So I googled the job role 'payment processing watchamacallit' and stumbled upon this site. That's when I decided to post my email, as I realised it bears some similarity to most of the scams described here.
So here goes, I am back to a life of drudgery once more - and I count myself lucky I did not quit my day-job in a fit of insanity :lol:
#48714 by zoaldan Tue Mar 15, 2011 8:48 am
Thank you for all your replies. Of course I thought about being a scam and I have looked on Google for the company (that's how I got to this website) and came empty handed. It certainly looks and behaves like a scam but I am wondering....what do they have to gain? They ask no money so the best that they can get is my name and my phone number (which can be found from job sites)...and all of us know that if they get to the stage of asking you money MOST of us will say f*ck off :)
#48718 by Dotti Tue Mar 15, 2011 10:26 am
While a couple of variants ask you for money up front, this type of scam typically doesn't--but it is actually much more dangerous than the type that does.

The way this scam generally proceeds:
-They will offer you the job.
-They will tell you that you are receiving payments from customers, usually by check (though there are variants involving bank transfer).

What will really happen:
-They will send you one or more actual checks. Your job will be to deposit the checks into your bank account (sometimes they will have you open a new bank account), wait for the checks to clear, then transfer most of the money to them, keeping a small percentage for yourself. Most often you will be physically withdrawing the money and sending it by Western Union.
-The checks you are sent will be fake. They may be good enough fakes (e.g. written using real bank account info that was phished) that the bank doesn't ID the fake right away.
-After 5 days, if the bank hasn't ID'd the fake, they will give you the cash because it is required by law, NOT because the check has cleared.
-a few days to a few weeks later, the check will finally be confirmed fake. The bank will come back after YOU for the money, as you deposited the check. They will take the full amount of the check from you, (it's perfectly legal for them to do this) plus they will charge you all kinds of fees for the bad deposit. If they want to take an extremely hard line, they will call the police, and have you arrested for fraud.
The scammer, who is safely in another country, has walked away with the money, leaving you in a heap of trouble.

There is another variant using transfers--i.e. you open account, they transfer money in that you either withdraw and send or transfer to another account. In the end this is the same scam. The money will either come from a phished account or from a victim of another scam. Again, once the scam is discovered, the trail will lead straight to you, and you will be accountable for the money, and for criminal charges (in this case money laundering).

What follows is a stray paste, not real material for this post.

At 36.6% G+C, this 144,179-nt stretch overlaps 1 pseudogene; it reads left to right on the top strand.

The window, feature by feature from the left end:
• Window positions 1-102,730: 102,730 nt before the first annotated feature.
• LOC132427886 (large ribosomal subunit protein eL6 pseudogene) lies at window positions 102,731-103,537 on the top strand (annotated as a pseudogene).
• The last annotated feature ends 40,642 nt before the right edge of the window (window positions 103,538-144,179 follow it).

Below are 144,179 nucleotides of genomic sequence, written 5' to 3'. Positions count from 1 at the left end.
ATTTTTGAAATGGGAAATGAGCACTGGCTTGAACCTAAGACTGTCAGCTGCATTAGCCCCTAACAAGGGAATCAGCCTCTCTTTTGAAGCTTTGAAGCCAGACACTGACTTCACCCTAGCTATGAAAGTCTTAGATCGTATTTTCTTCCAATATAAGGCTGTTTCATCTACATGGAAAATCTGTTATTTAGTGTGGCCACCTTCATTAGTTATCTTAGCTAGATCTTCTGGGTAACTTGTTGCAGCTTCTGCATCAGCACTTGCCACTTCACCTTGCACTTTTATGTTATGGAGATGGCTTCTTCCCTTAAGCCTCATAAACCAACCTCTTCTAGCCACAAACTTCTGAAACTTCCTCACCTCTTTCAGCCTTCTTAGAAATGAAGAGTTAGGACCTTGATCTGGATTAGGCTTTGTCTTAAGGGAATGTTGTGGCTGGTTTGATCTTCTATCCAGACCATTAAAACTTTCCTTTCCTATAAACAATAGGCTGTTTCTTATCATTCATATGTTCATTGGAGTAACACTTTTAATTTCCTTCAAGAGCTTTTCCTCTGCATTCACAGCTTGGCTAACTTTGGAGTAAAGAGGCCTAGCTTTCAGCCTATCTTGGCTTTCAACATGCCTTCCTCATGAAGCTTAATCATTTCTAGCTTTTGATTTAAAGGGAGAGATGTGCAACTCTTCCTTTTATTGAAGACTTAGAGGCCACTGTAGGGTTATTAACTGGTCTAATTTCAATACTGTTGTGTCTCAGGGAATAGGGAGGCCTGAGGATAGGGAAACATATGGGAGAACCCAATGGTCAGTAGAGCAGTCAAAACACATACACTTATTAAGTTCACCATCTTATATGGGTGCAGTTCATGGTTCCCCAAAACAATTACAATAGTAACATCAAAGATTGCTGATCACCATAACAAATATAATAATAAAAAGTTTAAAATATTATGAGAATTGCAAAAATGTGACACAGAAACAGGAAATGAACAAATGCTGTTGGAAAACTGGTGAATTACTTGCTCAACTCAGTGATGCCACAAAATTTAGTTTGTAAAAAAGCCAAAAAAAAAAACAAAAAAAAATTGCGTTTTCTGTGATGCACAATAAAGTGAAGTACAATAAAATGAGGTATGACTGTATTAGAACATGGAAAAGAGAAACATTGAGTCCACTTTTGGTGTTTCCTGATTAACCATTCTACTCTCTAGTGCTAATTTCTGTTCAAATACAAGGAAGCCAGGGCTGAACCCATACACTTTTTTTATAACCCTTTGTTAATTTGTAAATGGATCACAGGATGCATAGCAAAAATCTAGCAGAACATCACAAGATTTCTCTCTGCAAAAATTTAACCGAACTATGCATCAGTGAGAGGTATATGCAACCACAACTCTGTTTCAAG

In one other variant, you will actually have a job printing checks for them, supposedly for payroll or accounts payable. They will give you the details and have you print the checks and send them.
In reality, the checks will be fakes, the recipients victims, and once again, you will be in a position to be charged with a crime.

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#49313 by Chee Tue Mar 22, 2011 6:08 am
Thank you for your warning.
I received the same email titled from David Hunt with the subject line Job Match onTue, March 22, 2011 12:48:10 from Richmond Art Group Ltd. Company today with just some little different details although i didn't make my profile get publicly viewed. The email is stated exactly as follows:

Dear (stated my user name on totaljobs website),

After reviewing your CV at the totaljobs website, we believe that you are a good fit for a Payment Processing Position in our company.

We are a large company headquartered in the UK. The main field of our business is bringing makers/ owners and buyers of art together, including the search of clients and matching the most impossible wishes and offers.

The position we are offering is part-time job, with a flexible schedule. You are to spend on average 2-3 hours a day (Monday-Friday) telecommuting from the comfort of your home.

NOTE: Internet access and e-mail are required.

Richmond Art Group Ltd covers all expenses--there is no need to invest your own money. This is not a MLM or pay-to-work position.

Once the employment contract is signed, you'll be employed a training period of one month. During this time frame, you'll receive all the necessary instructions and training from your supervisor. One week before the trial ends, your supervisor will be making his/her decision regarding whether your performance has been satisfactory enough to offer full time employment.